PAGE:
*Inflammation of hepatocytes (functional cells of liver)
*Liver damage is mediated by cytokines that cause lysis of infected hepatocytes
*Proliferation and enlargement of Kupffer cells
*Inflammation of periportan areas can interrupt bile flow and cause cholestasis (from liver to small intestine)
Clinical Manifestations
*Preicteric Phase
*Icteric Phase
*Posticteric Phase
Preicteric Phase
(before jaundice)
*Lasts 1-3 weeks
*Flu-like symptoms-arthritis, fever, malaise
*Smokers may have distaste for ciagarettes
*Hepto and spleenomegaly
*Elevated liver enzymes and urine bilirubin
*skin rashes
*GI symptoms N/V
*Weight loss
*RUQ discomfort
*Decreased sense of smell
Icteric Phase (jaundice phase)
*Lasts 2-4 weeks
*Jaundice (sclera)
*Dark urine
*Light, clay colored stool
*Steatorrhea (fatty stools)
*Tenderness and fullness RUQ
*Pruritis (if bile stasis)
*Elevated LFT's including direct bilirubin (conjugated)
*GI symptoms remain
*Some fatique
**When jaundice occurs, fever usually subsides**
Posticteric Phase
(after jaundice)
*Lasts weeks to months (avg. 2-4 months)
*jaundice recedes
*stool and urine return to normal color
*CC: fatigue & malaise
*LFT's return to normal
*Serum antibodies rise
*Hepatomegaly remains for several weeks
*Spleenomegaly subsides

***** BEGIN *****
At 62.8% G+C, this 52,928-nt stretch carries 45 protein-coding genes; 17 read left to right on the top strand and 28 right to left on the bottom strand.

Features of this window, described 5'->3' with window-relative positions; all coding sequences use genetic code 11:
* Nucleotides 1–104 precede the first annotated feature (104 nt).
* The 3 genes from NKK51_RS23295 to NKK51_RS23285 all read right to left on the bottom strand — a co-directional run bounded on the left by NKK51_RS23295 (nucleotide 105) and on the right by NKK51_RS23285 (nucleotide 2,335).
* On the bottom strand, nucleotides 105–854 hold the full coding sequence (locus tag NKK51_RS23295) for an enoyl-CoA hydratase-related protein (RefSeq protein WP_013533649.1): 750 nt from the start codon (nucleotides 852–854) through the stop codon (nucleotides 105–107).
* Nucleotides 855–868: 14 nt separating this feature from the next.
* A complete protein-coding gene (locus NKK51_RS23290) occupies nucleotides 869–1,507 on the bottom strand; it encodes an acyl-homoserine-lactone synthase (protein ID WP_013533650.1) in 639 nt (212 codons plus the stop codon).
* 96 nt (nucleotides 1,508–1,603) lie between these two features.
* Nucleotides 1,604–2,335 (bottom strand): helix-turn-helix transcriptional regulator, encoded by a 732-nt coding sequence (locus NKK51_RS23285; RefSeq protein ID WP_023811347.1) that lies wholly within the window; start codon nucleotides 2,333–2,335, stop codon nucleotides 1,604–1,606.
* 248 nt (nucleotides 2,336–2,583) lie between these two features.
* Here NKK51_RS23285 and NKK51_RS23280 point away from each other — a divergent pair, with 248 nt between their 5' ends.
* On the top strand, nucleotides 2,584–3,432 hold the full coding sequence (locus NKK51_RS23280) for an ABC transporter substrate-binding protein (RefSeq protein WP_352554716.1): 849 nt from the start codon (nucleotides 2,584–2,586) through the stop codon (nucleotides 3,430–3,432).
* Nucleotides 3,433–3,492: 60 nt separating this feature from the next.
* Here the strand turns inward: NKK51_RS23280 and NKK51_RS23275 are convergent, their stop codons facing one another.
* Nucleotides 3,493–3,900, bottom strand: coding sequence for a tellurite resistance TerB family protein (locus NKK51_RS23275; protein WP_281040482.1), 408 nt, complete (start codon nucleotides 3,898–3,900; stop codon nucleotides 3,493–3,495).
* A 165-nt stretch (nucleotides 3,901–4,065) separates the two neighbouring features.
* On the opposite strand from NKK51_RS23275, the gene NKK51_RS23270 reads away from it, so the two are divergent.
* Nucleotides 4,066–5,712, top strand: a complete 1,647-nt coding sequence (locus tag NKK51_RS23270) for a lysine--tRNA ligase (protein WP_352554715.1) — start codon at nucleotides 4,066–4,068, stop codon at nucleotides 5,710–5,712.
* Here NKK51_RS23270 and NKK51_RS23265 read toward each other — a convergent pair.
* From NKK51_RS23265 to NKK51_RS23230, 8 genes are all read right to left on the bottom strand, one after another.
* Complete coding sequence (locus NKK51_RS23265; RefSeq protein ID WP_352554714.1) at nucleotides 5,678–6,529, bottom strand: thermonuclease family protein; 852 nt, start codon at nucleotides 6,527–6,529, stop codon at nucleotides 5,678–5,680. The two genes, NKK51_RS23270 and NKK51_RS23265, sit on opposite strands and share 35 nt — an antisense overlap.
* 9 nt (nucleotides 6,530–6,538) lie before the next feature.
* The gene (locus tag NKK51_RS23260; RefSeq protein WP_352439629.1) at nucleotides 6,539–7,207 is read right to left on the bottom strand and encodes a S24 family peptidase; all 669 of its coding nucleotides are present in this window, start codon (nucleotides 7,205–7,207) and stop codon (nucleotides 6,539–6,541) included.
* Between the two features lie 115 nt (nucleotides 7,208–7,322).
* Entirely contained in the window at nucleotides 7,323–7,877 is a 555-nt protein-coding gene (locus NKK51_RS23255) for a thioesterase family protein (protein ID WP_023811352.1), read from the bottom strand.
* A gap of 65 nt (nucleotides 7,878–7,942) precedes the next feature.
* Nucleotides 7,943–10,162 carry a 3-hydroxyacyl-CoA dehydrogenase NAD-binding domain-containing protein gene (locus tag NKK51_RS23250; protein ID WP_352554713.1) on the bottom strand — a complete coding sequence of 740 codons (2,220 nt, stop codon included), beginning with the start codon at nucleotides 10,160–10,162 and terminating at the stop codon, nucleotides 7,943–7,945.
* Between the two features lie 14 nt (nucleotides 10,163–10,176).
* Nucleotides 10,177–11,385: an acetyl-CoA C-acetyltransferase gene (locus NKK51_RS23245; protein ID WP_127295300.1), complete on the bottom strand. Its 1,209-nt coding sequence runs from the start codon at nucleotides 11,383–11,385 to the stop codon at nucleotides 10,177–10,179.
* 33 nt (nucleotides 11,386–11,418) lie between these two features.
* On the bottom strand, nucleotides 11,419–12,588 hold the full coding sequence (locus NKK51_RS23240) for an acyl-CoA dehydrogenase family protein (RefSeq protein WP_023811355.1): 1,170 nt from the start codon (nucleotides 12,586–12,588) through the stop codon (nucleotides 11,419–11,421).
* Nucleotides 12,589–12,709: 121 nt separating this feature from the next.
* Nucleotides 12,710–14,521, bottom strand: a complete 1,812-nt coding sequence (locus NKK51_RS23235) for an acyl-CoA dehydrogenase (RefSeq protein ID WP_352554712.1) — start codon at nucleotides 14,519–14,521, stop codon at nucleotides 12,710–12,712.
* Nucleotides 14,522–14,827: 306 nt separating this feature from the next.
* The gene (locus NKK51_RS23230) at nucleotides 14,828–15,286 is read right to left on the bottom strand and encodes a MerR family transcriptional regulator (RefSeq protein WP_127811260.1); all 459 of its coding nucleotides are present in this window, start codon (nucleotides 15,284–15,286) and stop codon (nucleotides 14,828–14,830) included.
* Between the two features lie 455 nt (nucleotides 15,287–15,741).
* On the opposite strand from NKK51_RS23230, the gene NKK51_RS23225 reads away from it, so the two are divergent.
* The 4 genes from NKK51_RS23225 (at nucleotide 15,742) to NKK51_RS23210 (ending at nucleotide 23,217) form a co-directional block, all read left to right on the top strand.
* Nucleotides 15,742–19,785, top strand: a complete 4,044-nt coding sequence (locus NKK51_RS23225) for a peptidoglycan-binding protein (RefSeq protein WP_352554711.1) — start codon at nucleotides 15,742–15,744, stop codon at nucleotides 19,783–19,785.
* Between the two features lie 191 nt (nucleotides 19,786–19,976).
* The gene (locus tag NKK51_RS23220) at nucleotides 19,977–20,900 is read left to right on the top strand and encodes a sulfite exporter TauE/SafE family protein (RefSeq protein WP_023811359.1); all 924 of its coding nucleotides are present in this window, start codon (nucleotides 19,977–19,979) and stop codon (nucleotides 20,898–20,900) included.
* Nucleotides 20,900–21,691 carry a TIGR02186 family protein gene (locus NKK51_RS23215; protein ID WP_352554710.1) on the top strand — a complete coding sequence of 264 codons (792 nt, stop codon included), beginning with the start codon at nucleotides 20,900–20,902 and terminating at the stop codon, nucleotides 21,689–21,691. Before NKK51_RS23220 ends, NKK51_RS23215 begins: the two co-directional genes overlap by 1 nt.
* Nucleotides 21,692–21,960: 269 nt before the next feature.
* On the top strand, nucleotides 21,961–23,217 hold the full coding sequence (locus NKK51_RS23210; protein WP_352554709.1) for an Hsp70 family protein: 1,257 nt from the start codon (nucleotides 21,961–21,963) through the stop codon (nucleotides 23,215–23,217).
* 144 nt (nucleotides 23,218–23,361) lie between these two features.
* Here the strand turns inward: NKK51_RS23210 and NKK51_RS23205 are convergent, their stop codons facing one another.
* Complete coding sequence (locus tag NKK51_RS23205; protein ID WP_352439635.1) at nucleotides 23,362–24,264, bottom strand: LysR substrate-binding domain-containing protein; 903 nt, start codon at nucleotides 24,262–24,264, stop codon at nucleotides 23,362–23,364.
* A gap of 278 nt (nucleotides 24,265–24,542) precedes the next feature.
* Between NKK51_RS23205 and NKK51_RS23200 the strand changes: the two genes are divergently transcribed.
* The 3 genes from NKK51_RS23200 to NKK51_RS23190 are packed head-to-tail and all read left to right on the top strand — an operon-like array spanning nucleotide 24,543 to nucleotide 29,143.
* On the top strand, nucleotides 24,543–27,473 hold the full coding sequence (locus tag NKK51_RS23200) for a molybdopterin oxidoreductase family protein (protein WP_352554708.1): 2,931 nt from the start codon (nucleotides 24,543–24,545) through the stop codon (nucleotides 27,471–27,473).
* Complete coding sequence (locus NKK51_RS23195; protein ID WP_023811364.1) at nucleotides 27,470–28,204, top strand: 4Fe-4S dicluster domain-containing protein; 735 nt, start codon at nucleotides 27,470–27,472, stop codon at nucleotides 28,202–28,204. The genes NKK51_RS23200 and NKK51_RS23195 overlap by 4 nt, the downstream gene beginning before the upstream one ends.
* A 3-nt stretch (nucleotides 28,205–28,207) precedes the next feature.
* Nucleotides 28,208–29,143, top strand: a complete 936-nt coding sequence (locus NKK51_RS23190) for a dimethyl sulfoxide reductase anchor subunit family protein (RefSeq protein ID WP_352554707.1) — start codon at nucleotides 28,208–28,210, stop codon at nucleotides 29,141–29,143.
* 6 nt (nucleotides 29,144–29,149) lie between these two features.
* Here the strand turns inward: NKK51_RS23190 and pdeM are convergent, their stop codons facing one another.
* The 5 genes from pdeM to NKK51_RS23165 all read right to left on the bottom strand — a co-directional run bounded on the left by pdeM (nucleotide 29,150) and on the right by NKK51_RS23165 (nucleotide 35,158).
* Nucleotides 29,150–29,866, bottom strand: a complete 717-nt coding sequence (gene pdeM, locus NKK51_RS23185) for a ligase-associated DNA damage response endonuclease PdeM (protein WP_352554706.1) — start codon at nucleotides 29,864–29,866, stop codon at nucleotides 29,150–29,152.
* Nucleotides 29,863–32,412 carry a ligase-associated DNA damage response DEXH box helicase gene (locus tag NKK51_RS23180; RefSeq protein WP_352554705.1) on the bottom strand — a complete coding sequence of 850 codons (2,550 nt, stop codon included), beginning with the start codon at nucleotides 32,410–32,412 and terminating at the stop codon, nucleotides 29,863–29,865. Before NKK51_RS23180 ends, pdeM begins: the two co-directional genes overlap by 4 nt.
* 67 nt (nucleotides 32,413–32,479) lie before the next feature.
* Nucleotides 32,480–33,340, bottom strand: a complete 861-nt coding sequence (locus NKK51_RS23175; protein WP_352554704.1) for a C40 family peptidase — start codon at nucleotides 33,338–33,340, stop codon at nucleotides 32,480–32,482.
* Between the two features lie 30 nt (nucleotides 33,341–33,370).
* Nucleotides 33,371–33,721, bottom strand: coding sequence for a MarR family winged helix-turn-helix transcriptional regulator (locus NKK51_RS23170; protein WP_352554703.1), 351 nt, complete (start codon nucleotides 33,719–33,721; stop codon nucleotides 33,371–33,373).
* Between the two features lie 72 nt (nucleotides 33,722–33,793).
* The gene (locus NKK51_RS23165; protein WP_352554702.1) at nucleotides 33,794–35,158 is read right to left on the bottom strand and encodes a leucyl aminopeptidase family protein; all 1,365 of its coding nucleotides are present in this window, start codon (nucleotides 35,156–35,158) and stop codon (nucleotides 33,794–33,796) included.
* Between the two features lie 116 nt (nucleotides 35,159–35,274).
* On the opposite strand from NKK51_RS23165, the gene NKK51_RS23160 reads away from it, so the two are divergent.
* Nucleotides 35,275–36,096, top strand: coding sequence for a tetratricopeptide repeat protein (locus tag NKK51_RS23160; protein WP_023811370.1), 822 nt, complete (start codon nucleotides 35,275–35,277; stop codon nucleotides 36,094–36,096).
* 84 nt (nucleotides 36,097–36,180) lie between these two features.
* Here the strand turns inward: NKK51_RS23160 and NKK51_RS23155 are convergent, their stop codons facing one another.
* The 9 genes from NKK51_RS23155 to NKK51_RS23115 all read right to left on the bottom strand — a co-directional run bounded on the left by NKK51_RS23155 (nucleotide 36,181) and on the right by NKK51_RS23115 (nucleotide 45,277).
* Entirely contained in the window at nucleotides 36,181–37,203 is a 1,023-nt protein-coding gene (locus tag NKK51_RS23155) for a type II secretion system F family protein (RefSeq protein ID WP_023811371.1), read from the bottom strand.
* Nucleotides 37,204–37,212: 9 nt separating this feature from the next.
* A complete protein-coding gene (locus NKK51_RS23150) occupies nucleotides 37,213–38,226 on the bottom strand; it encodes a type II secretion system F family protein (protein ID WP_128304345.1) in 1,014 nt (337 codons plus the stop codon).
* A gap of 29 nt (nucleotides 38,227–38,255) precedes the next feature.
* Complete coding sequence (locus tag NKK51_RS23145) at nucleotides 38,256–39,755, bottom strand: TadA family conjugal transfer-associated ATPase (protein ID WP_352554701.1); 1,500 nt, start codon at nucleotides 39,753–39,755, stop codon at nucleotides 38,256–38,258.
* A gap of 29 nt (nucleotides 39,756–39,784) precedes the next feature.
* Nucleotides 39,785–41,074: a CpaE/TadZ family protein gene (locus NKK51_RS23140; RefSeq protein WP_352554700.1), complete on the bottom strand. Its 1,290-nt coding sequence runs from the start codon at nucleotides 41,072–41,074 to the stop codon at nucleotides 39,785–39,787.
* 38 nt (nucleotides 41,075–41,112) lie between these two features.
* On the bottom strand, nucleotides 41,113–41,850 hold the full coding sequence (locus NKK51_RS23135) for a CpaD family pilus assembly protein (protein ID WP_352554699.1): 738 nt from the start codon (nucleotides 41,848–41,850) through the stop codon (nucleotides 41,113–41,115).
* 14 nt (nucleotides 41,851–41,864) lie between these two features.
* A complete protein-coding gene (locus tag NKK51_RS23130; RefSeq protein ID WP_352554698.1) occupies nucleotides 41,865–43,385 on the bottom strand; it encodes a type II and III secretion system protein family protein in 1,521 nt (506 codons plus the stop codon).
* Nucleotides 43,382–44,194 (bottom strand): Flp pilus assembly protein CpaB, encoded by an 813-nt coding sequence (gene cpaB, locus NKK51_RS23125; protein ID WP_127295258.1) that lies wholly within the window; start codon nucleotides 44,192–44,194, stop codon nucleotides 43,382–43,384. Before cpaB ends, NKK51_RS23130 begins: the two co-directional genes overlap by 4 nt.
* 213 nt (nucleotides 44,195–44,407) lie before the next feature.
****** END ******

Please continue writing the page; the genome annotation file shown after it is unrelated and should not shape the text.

**Relapses may occur, and disappearance of jaundice does not mean the patient has fully recovered**
**Can take up to 1 year for full recovery**
**need follow-up for 1 year, need to avoid hepato toxins for 1 year or relapse may occur (tylenol, ASA, ETOH)
Variations in Manifestations
*Hepatitis A - onset more acute, symptoms usually mild, flu like
*Hepatitis B - onset is more insidious, symptoms more severe, fewer GI symptoms
*Hepatitis C - majority are asymptomatic & mild
**HCV and to a lesser extent HBV can persist and induce chronic liver disease
Diagnostic Tests
*Table 42-5
*Serologic Tests
-Specific antibody or antigen markers for HAV, HBV, HCV, and HDV
-Liver biopsy
*Handout page 6
*Chronic hepatitis
-75-85% of HCV
-10% of HBV
-Persistence of HBsAG for longer than 6 months = chronic HBV
-More likely to develop in infants born to infected moms, children <5 yrs., and patients with an altered immune response
*Fulminant Hepatitis
-Severe, massive necrosis leading to liver failure and death
-Most common cause HBV, particularly HBV accompanied by HDV
-Less frequently with HAV and HCV
-Drugs 2nd most common cause
-Tx may involve transplantation
*Cirrhosis (20%)
-HBV - 10%
-HCV -20-30% will develop cirrhosis
**prognosis of HCV has greatly increased the need for liver transplants**
-Risk factors for progression to cirrhosis: male, heavy ETOH, excess iron deposits in liver, steatorrhea, obesity, DM
Hepatitis A
*Transmitted through fecal to oral route
*Contaminated food and water